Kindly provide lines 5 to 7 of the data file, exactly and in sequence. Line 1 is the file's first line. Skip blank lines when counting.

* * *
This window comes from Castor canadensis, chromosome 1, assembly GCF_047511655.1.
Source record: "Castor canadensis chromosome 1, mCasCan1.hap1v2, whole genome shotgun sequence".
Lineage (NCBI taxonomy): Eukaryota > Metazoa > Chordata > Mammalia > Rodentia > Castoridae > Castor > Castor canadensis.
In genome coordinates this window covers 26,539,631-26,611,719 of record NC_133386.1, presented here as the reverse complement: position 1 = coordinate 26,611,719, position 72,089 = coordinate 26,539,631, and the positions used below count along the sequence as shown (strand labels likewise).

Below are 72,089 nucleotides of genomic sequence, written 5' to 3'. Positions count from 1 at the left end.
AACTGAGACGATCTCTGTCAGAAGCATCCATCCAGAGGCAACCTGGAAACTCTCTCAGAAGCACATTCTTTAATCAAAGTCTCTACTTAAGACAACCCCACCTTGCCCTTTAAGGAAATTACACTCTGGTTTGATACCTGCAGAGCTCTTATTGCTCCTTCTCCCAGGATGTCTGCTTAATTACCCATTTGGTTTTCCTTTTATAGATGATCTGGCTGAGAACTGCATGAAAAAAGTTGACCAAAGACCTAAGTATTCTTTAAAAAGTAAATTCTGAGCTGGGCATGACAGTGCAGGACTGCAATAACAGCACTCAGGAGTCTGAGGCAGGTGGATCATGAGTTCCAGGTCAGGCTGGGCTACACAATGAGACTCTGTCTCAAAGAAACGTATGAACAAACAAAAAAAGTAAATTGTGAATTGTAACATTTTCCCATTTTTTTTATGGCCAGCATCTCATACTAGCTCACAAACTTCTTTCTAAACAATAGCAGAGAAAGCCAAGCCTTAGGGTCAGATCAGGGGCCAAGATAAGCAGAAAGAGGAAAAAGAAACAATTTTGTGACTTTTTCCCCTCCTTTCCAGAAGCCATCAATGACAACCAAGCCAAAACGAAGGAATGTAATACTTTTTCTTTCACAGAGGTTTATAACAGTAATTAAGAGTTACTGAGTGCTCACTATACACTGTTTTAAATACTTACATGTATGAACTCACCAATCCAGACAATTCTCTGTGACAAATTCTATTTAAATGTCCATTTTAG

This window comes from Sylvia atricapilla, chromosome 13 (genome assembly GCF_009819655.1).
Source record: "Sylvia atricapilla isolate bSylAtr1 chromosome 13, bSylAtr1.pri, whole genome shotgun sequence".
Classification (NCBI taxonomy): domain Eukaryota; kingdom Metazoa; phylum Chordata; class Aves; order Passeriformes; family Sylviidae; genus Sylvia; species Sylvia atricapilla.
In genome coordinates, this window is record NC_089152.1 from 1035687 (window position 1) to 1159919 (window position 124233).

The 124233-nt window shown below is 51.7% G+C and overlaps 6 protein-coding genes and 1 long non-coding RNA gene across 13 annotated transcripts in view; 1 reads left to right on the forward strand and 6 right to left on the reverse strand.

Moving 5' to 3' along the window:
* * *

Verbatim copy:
Below are 72,089 nucleotides of genomic sequence, written 5' to 3'. Positions count from 1 at the left end.
AACTGAGACGATCTCTGTCAGAAGCATCCATCCAGAGGCAACCTGGAAACTCTCTCAGAAGCACATTCTTTAATCAAAGTCTCTACTTAAGACAACCCCACCTTGCCCTTTAAGGAAATTACACTCTGGTTTGATACCTGCAGAGCTCTTATTGCTCCTTCTCCCAGGATGTCTGCTTAATTACCCATTTGGTTTTCCTTTTATAGATGATCTGGCTGAGAACTGCATGAAAAAAGTTGACCAAAGACCTAAGTATTCTTTAAAAAGTAAATTCTGAGCTGGGCATGACAGTGCAGGACTGCAATAACAGCACTCAGGAGTCTGAGGCAGGTGGATCATGAGTTCCAGGTCAGGCTGGGCTACACAATGAGACTCTGTCTCAAAGAAACGTATGAACAAACAAAAAAAGTAAATTGTGAATTGTAACATTTTCCCATTTTTTTTATGGCCAGCATCTCATACTAGCTCACAAACTTCTTTCTAAACAATAGCAGAGAAAGCCAAGCCTTAGGGTCAGATCAGGGGCCAAGATAAGCAGAAAGAGGAAAAAGAAACAATTTTGTGACTTTTTCCCCTCCTTTCCAGAAGCCATCAATGACAACCAAGCCAAAACGAAGGAATGTAATACTTTTTCTTTCACAGAGGTTTATAACAGTAATTAAGAGTTACTGAGTGCTCACTATACACTGTTTTAAATACTTACATGTATGAACTCACCAATCCAGACAATTCTCTGTGACAAATTCTATTTAAATGTCCATTTTAG

This window comes from Sylvia atricapilla, chromosome 13 (genome assembly GCF_009819655.1).